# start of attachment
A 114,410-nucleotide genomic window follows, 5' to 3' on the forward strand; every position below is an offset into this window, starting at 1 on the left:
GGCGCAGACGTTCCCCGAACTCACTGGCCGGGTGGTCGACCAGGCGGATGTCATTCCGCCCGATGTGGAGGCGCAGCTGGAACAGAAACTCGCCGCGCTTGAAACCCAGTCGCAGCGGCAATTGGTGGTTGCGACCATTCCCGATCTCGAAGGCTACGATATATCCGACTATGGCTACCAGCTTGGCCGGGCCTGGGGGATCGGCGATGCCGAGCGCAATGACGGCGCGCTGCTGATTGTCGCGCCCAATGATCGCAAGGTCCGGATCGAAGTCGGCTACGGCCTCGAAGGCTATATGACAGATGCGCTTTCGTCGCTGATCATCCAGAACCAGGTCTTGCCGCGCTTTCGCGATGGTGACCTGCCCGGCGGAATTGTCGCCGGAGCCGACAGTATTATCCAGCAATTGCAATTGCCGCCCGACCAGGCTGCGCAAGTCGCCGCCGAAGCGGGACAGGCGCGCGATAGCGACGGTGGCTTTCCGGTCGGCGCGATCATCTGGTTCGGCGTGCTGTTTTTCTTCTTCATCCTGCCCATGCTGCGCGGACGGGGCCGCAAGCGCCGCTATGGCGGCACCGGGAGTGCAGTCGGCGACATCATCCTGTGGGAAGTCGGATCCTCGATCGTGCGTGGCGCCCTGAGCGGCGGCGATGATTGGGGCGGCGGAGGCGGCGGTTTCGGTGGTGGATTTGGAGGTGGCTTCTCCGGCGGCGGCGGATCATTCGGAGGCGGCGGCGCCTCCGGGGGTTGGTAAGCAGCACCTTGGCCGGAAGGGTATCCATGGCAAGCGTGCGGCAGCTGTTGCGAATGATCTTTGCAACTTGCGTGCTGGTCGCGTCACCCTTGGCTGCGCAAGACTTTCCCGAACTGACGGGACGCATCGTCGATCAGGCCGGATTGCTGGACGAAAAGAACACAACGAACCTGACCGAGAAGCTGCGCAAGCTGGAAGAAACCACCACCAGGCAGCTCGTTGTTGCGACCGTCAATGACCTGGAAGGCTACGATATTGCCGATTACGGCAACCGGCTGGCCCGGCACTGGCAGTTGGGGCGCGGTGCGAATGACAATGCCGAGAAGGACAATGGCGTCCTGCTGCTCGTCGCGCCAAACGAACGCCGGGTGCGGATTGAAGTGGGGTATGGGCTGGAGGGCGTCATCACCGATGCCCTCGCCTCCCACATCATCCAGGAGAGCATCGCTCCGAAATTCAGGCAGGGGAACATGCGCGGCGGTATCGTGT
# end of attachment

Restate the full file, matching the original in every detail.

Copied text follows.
A 114,410-nucleotide genomic window follows, 5' to 3' on the forward strand; every position below is an offset into this window, starting at 1 on the left:
GGCGCAGACGTTCCCCGAACTCACTGGCCGGGTGGTCGACCAGGCGGATGTCATTCCGCCCGATGTGGAGGCGCAGCTGGAACAGAAACTCGCCGCGCTTGAAACCCAGTCGCAGCGGCAATTGGTGGTTGCGACCATTCCCGATCTCGAAGGCTACGATATATCCGACTATGGCTACCAGCTTGGCCGGGCCTGGGGGATCGGCGATGCCGAGCGCAATGACGGCGCGCTGCTGATTGTCGCGCCCAATGATCGCAAGGTCCGGATCGAAGTCGGCTACGGCCTCGAAGGCTATATGACAGATGCGCTTTCGTCGCTGATCATCCAGAACCAGGTCTTGCCGCGCTTTCGCGATGGTGACCTGCCCGGCGGAATTGTCGCCGGAGCCGACAGTATTATCCAGCAATTGCAATTGCCGCCCGACCAGGCTGCGCAAGTCGCCGCCGAAGCGGGACAGGCGCGCGATAGCGACGGTGGCTTTCCGGTCGGCGCGATCATCTGGTTCGGCGTGCTGTTTTTCTTCTTCATCCTGCCCATGCTGCGCGGACGGGGCCGCAAGCGCCGCTATGGCGGCACCGGGAGTGCAGTCGGCGACATCATCCTGTGGGAAGTCGGATCCTCGATCGTGCGTGGCGCCCTGAGCGGCGGCGATGATTGGGGCGGCGGAGGCGGCGGTTTCGGTGGTGGATTTGGAGGTGGCTTCTCCGGCGGCGGCGGATCATTCGGAGGCGGCGGCGCCTCCGGGGGTTGGTAAGCAGCACCTTGGCCGGAAGGGTATCCATGGCAAGCGTGCGGCAGCTGTTGCGAATGATCTTTGCAACTTGCGTGCTGGTCGCGTCACCCTTGGCTGCGCAAGACTTTCCCGAACTGACGGGACGCATCGTCGATCAGGCCGGATTGCTGGACGAAAAGAACACAACGAACCTGACCGAGAAGCTGCGCAAGCTGGAAGAAACCACCACCAGGCAGCTCGTTGTTGCGACCGTCAATGACCTGGAAGGCTACGATATTGCCGATTACGGCAACCGGCTGGCCCGGCACTGGCAGTTGGGGCGCGGTGCGAATGACAATGCCGAGAAGGACAATGGCGTCCTGCTGCTCGTCGCGCCAAACGAACGCCGGGTGCGGATTGAAGTGGGGTATGGGCTGGAGGGCGTCATCACCGATGCCCTCGCCTCCCACATCATCCAGGAGAGCATCGCTCCGAAATTCAGGCAGGGGAACATGCGCGGCGGTATCGTGT